If you’re using your personal car for business purposes, you’ll probably need business car insurance in case something happens when using your vehicle for work. 

Business use car insurance comes in several different classes, depending on what level of cover you need. It’s usually split into three classes:

  • Class 1: for travel between different work locations,
  • Class 2: same as class 1, but it lets you add another driver to the policy,
  • Class 3: for long-distance travel, this class would be best for travelling sales workers or couriers.

Normally, your employer should cover the costs of business car insurance. If you’re self-employed, you can claim the costs of business car insurance as an allowable business expense

What if I’m self-employed?

If you’re self-employed and using your own vehicle, you can choose to claim your running expenses when completing your self-assessment tax return

You can claim individual running costs like these: 

  • Vehicle insurance
  • Repairs and servicing
  • Fuel
  • Parking
  • Hire charges
  • Vehicle licence fees
  • Breakdown cover

Remember, you can only claim running costs that are wholly and exclusively for the purposes of doing business. The tricky part with this method is recording and reporting each individual cost. 

Alternatively, you can use “simplified expenses”. This method just lets you claim mileage on the normal AMAP rates. You might end up claiming less money overall, but it will save you a lot of time and hassle.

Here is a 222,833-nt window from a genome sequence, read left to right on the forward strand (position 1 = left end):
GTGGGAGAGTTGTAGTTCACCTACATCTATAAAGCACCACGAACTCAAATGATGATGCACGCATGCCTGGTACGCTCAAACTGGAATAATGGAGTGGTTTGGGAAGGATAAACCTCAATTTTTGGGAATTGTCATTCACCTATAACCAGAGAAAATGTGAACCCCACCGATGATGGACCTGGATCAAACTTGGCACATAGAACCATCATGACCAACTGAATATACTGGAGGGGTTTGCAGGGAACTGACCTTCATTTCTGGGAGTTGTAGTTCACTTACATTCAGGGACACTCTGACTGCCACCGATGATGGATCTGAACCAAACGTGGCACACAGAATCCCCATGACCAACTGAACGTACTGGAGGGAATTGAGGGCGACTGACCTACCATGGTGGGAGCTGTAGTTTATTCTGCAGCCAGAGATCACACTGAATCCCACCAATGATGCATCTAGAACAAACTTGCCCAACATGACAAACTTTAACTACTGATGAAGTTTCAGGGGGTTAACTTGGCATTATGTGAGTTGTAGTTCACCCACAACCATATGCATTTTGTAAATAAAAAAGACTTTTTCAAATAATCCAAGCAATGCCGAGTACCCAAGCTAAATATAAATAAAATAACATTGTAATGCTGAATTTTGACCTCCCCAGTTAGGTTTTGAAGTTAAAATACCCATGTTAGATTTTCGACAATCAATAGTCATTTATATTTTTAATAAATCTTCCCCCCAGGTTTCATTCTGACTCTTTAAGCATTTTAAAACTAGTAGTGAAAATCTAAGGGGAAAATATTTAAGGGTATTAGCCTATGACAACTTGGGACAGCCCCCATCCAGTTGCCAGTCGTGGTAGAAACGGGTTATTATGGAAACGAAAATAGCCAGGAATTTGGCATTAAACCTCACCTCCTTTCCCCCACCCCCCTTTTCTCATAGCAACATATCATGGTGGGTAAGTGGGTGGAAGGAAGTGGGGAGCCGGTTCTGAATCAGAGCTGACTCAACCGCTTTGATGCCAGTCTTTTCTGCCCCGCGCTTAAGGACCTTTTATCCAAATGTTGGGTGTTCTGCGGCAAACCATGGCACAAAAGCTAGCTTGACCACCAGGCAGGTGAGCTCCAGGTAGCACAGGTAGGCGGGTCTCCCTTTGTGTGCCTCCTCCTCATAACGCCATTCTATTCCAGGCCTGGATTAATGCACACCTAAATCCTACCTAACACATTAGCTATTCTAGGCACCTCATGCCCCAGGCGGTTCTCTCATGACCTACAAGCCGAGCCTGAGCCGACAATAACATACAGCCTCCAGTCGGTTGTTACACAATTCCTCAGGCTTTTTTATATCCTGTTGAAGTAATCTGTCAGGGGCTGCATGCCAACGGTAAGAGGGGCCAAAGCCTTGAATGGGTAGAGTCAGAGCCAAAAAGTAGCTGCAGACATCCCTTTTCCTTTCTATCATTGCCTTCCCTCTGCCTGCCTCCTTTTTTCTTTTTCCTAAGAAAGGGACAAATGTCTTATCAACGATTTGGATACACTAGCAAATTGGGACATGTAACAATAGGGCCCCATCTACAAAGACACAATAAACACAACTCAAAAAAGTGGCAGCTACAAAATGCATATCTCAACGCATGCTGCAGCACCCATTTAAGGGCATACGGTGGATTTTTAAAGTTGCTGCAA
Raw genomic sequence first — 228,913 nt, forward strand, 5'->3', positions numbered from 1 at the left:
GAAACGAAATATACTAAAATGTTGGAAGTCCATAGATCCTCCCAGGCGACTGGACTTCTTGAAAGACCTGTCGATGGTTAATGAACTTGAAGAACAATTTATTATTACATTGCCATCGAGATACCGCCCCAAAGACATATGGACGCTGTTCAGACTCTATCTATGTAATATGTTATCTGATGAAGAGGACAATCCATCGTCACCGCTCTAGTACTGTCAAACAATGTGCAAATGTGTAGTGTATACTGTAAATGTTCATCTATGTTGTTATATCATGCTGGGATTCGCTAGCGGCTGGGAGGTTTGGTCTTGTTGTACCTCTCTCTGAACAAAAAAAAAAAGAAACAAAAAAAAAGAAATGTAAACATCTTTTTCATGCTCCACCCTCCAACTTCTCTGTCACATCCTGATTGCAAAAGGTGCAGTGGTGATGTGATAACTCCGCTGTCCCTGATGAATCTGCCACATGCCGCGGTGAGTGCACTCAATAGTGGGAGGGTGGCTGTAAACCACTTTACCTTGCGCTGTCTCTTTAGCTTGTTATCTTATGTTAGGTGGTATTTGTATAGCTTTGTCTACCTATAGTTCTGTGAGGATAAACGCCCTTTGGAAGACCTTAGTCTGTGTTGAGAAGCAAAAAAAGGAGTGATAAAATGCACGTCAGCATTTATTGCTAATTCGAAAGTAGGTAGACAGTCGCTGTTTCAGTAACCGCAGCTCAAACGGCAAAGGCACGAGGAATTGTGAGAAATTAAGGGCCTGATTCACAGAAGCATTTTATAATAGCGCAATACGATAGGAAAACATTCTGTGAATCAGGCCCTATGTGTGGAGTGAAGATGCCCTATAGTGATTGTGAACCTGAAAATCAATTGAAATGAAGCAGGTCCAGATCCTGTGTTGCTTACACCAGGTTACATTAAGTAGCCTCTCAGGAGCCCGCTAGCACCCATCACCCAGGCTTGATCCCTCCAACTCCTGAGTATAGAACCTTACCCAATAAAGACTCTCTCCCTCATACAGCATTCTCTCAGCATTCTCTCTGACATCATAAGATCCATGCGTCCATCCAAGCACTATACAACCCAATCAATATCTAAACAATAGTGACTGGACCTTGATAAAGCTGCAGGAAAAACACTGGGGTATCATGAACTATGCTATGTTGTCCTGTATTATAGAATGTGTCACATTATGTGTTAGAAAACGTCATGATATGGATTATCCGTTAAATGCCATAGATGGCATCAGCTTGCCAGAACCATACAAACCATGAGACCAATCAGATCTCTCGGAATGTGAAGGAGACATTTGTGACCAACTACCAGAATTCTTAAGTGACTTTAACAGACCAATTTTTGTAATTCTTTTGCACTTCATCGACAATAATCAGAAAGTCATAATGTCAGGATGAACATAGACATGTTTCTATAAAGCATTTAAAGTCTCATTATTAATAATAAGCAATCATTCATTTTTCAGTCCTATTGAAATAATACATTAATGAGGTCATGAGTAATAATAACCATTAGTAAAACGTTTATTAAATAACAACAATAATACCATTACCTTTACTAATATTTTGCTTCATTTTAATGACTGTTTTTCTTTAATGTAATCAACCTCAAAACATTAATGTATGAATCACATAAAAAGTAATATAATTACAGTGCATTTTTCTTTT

Can I claim for vehicle wrap or decal?

Of course, there are other uses for a vehicle than just travel. Some people choose to use their vehicles as marketing tools with “wrap” or “decal”. 

Decal refers to images, graphics, or lettering printed onto your vehicle. Similarly, wrap refers to vinyl designs or colours printed on your vehicle. 

If you’re self-employed, then decorating your car with wrap or decal should be classed as an allowable marketing business expense, as long as there’s no personal benefit from doing so. 

For example, if you print lettering or a business logo on your car, that’s quite obviously wholly and exclusively for your business.

If you’re not sure, you should definitely ask a qualified accountant for guidance. 

If you have a limited company, you might also look at the option of buying a vehicle through your limited company.

Manage your expenses with a simple accounting app

Financial management can be stressful and time-consuming when you’re self-employed. That’s why thousands of business owners use the Countingup app to make their financial admin easier. 

Countingup is the business current account with built-in accounting software that allows you to manage all your financial data in one place. With features like automatic expense categorisation, invoicing on the go, receipt capture tools, tax estimates, and cash flow insights, you can confidently keep on top of your business finances wherever you are. 

You can also share your bookkeeping with your accountant instantly without worrying about duplication errors, data lags or inaccuracies. Seamless, simple, and straightforward! 

Find out more here.